• Broken Bird: Her cynical and snarky personality is the result of her boyfriend abandoning her for another woman after she sold her soul to Hades to save his life. Talk about harsh...
  • Brooding Boy, Gentle Girl: Inverted. She's the Brooding Girl to Hercule's Gentle Boy. See his example for details.
  • Composite Character: She has the name of Heracles' first wife, and yet her run in with the Centaur Nessus comes from his third wife Deianira.
  • Contralto of Danger: Megara has a sultry, husky voice, atypical of both Disney female Love Interests in general and female characters in the movie. She's also working for Hades (albeit unwillingly), and at one point tries to seduce Herc into revealing his weaknesses, though she just ends up falling for him instead.
  • Curtains Match The Windows: Meg has purple hair and eyes.
  • Damsel in Distress: "I'm a damsel. I'm in distress. I can handle it."
  • Dark Chick: The manipulative honey pot for Hades' group.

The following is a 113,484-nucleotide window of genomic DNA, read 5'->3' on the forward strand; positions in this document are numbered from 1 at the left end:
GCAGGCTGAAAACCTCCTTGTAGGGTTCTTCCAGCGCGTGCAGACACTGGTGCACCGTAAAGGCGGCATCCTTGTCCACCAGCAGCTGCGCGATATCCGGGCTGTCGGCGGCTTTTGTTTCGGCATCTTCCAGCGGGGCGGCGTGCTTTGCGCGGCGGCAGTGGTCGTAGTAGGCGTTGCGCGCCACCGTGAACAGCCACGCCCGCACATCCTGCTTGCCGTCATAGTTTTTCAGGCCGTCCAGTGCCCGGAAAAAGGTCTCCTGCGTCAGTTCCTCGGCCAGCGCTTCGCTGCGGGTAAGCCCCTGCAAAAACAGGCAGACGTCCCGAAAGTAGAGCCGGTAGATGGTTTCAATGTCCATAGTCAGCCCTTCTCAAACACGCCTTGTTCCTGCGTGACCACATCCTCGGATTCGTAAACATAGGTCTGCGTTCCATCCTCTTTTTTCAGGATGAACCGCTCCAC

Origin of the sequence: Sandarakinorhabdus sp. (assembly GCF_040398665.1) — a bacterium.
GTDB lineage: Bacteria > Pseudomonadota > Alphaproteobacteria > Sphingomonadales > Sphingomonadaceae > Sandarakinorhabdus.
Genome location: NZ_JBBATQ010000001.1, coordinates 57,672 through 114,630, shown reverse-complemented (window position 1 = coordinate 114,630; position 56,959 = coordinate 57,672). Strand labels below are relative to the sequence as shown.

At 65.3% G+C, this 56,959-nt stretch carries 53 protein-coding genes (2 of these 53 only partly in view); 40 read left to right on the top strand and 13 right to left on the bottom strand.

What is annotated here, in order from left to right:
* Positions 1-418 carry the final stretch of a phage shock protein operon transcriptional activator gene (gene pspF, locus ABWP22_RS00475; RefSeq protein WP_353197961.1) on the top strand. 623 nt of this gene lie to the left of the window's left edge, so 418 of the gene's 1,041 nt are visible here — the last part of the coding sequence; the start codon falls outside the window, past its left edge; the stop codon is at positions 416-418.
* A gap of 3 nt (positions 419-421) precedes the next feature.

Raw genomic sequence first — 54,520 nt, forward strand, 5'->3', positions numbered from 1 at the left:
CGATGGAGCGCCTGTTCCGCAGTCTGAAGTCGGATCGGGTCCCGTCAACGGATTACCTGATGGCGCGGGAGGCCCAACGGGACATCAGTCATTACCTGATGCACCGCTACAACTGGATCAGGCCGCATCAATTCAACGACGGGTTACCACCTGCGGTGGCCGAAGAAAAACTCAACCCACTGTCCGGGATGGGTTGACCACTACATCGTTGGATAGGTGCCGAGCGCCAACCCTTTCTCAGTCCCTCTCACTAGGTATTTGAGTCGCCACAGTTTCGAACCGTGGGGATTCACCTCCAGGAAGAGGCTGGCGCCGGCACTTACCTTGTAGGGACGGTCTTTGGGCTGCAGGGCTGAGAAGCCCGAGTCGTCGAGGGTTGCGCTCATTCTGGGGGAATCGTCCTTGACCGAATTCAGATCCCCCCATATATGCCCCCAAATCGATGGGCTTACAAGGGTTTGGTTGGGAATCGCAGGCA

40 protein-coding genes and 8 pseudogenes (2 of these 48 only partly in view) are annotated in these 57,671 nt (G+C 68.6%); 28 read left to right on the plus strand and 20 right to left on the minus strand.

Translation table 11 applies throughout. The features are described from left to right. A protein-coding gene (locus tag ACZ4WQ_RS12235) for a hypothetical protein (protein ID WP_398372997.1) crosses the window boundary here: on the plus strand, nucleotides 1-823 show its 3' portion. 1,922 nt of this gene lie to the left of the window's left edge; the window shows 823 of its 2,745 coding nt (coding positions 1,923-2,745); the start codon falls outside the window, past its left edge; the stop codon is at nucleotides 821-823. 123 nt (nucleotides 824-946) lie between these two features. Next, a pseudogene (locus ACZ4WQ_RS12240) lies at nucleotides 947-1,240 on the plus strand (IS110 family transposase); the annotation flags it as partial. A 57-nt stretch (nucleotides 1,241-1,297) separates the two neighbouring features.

• Deadpan Snarker: Her past experiences have made her into Disney's most sarcastic, sassy heroine yet.
  • Deal with the Devil: Hades owns her soul (see Broken Bird). Her debt to him was paid off by Hercules' deal.
  • Defecting for Love: She abandons Hades' cause due to Hercules making her world bright again.
  • Defrosting Ice Queen: She's initially unimpressed by Hercules' heroic act and gives him the cold shoulder despite his attraction. She later warms up to him after getting to know him.
  • Disney Death: She dies and joins the river of souls, but Hercules collects her soul from the underworld. Unlike most examples of this trope, however, she's genuinely dead before she's resurrected.
  • Emotionless Girl: She would like to be one, but alas Hercules pulls the strings of her heart.
  • Everything's Better with Princesses: Averted. In the original mythology, she's the daughter of King Creon, but it isn't elaborated on whether or not that's carried over here.